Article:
Citation: Endocrine Connections 10, 9; 10.1530/EC-21-0143

Regulation of JAK2 is not dependent on GH imprinting

Activation of JAK2 by the hormone-bound growth hormone receptor (GHR) is an early step in the JAK2–STAT5b–CYP2C11 pathway (18, 48, 50). Neonatal exposure to either MSG or MSG + GH resulted in elevated JAK2 mRNA and protein levels that were about 2.5 to 1.5 times, respectively, greater than control concentrations (Fig. 4). When the two MSG groups were peripubertally treated with GH, JAK2 levels declined, more so in the MSG + GH group, to control-like concentrations. Due to a paucity of material, we were limited to measuring pJAK2 in only two or three animals from the peripubertal GH injected groups (not presented). Although found at much lower concentrations, pJAK2 levels appeared to reflect that of total JAK2. Although pJAK2 has been reported to increase rapidly following GH administration, it declines to near baseline after ~30 min (18, 49) as we observed with JAK2 (Fig. 4). Nevertheless, other than a somewhat elevated response in the MSG-alone groups, we found nothing that would suggest GH imprinting of JAK2 regulation. Since JAK2 mediates the actions of many non-GH factors (52), it seems reasonable that its expression would not depend on GH imprinting.

Figure 4
Figure 4

Hepatic JAK2 mRNA and protein levels in peripubertal (32 days old) male rats challenged with rat GH and previously treated as neonates with rat GH and/or MSG. Peripubertal treatments are indicated within the brackets along the x-axis while the neonatal treatments, in a larger font, are below the brackets. Results are presented as a percentage of mRNA and protein in control rats arbitrarily designated as 100%. Values are means ± s.d. of at least eight rats/data point. *P < 0.01, vs control; P < 0.01 compares peripubertal GH treatment with vehicle treatment of rats exposed to the same neonatal treatment. See 'Materials and methods' section for all treatment details.

Citation: Endocrine Connections 10, 9; 10.1530/EC-21-0143

Developmental GH imprints optimal response of the SOCS family of inhibitory proteins to episodic GH regulation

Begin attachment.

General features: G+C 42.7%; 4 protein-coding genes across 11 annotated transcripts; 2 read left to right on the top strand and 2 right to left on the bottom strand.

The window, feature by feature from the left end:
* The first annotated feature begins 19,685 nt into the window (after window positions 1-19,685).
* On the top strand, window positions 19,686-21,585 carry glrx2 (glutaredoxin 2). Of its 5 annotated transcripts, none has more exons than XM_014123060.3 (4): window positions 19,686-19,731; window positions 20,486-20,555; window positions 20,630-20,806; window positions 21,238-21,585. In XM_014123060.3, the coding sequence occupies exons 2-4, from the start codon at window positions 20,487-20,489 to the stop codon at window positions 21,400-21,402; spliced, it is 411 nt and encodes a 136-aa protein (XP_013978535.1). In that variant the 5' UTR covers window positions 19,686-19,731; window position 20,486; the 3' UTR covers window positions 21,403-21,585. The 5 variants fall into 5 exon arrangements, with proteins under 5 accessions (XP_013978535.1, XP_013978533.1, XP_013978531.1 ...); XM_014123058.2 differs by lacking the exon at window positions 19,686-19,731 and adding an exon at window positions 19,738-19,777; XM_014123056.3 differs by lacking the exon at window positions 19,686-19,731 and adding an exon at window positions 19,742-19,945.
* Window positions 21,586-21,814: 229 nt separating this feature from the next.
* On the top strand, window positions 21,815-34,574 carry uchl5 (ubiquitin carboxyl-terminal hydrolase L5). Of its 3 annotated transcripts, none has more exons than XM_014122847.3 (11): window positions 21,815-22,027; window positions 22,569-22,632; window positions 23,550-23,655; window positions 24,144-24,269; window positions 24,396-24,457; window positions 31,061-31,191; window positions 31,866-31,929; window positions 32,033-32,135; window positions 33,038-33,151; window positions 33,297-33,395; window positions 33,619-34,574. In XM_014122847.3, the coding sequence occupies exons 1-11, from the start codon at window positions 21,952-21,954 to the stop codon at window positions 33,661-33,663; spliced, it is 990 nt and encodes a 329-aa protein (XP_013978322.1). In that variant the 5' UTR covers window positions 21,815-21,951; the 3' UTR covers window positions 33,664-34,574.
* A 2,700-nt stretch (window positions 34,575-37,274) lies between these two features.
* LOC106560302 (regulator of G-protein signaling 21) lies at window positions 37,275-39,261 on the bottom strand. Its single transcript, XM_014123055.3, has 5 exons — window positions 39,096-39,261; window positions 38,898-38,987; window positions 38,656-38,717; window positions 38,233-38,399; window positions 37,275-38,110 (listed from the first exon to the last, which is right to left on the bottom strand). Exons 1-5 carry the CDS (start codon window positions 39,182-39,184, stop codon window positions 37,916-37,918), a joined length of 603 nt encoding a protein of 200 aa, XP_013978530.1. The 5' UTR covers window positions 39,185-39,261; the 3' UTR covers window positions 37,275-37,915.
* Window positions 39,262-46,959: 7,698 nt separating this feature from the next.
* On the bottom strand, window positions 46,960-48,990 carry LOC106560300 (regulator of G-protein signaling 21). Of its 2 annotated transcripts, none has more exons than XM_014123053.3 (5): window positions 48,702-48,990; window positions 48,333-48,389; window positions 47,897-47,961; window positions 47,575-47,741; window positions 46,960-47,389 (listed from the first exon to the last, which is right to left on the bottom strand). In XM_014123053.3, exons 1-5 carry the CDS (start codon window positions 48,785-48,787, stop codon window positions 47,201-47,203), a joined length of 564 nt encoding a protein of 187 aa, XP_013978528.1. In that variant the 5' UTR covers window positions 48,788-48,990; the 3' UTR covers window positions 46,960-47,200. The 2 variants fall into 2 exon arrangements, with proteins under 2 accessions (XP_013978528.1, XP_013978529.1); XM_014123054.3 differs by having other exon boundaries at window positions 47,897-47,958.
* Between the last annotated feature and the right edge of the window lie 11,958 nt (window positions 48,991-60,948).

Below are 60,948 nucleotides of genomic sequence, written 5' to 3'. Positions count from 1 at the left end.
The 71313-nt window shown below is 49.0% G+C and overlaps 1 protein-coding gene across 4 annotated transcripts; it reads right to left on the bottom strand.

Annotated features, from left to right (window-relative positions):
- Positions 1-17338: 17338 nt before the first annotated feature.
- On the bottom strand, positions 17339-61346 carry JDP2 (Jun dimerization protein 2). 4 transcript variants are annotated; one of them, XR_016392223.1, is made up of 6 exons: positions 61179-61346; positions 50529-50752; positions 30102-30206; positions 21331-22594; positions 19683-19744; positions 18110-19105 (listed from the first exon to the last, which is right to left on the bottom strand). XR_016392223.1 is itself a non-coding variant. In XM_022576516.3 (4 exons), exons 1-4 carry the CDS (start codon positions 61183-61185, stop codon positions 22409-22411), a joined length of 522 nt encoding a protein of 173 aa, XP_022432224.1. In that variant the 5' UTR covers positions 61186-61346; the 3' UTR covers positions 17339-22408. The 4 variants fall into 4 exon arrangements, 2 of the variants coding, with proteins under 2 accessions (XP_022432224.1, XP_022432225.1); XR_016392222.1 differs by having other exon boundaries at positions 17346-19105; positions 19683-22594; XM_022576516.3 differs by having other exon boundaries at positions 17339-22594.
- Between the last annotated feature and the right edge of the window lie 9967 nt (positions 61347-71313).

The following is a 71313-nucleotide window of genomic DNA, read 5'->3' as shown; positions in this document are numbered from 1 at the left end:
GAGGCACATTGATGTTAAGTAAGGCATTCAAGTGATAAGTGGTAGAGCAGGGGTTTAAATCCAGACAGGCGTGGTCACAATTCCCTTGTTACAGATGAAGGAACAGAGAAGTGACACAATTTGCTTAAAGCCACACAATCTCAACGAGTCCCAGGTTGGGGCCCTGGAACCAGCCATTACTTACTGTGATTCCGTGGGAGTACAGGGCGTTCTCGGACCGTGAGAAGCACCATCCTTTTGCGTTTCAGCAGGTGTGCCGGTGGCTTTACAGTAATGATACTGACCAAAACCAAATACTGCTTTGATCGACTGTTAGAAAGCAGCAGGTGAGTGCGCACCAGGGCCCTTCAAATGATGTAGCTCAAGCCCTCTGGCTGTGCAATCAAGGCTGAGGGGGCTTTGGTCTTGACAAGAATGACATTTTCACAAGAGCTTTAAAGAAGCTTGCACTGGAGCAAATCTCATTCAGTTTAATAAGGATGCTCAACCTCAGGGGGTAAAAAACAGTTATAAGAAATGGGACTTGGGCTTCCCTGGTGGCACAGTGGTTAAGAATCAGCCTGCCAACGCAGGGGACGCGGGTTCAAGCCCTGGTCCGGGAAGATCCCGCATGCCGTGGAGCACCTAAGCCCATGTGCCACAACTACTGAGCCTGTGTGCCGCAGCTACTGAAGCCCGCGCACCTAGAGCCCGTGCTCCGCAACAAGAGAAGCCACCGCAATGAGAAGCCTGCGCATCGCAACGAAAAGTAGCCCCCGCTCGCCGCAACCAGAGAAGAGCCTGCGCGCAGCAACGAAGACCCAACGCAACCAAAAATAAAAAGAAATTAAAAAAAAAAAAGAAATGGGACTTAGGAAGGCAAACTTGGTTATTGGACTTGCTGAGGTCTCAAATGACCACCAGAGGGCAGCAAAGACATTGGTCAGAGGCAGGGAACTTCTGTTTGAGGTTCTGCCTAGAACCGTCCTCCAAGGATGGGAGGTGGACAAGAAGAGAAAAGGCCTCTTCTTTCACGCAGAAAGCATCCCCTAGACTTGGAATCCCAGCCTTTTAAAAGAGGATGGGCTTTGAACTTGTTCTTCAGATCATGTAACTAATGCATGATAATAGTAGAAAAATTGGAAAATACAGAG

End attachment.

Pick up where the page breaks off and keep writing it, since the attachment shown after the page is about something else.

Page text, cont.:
The SOCS family of inhibitory proteins are negative regulators of GH signaling. Their actions are particularly important in regulating the effects of episodic GH on such male-dependent parameters as growth, musculoskeletal metabolism, and CYP expression (18, 48). Consequently, we decided to examine the early effects of neonatal GH on both the baseline levels (i.e. sans GH) and the responsiveness to peripubertal GH of three of the most commonly referenced SOCS, that is, CIS, SOCS1, and SOCS2. (We had previously reported that SOCS3 was neither imprinted by GH (21) nor responsive to the actions of episodic GH (18). Consequently, we omitted analysis of SOCS3 from the present study.)

Earlier, we (18, 21), as well as others (48) had implicated SOCS2 as a requisite factor in the regulation of the episodic GH–GHR–JAK2–STAT5b–CYP2C11 pathway. SOCS2 mRNA in both the neonatally MSG and MSG + GH treated males exhibited the same highly depressed concentrations (Fig. 5) as observed in GH-depleted HYPOX rats (18, 27, 53). When the animals were challenged, peripubertally, with episodic GH, mRNA levels doubled in the MSG-alone treatment group but quadrupled in the MSG + GH group. Protein levels of SOCS2 were much less responsive to GH than the mRNA. In fact, only the MSG + GH treatment group exhibited a small increase in SOCS2 protein following peripubertal GH injections. This finding is quite understandable in light of previous reports demonstrating that transcription levels of the SOCS family may be detectable 30 min following a GH pulse (the time of our study) but peaks after 90 min (18, 27, 53). Consequently, translation of the SOCS proteins lags considerably behind transcription initiation which, in fact, is the required timing for terminating GHR–JAK2 activation of STAT5b (48). The present finding supports the conclusion that developmental GH is required, at least, for optimal induction of SOCS2 by episodic GH.

Figure 5
Figure 5

Hepatic SOCS2 mRNA and protein levels in peripubertal (32 days old) male rats challenged with rat GH and previously treated as neonates with rat GH and/or MSG. Peripubertal treatments are indicated within the brackets along the x-axis while the neonatal treatments, in a larger font, are below the brackets. Results are presented as a percentage of mRNA and protein in control rats arbitrarily designated as 100%. Values are means ± s.d. of at least eight rats/data point. *P < 0.01, vs control; P < 0.01 compares peripubertal GH treatment with vehicle treatment of rats exposed to the same neonatal treatment. See 'Materials and methods' section for all treatment details.

Citation: Endocrine Connections 10, 9; 10.1530/EC-21-0143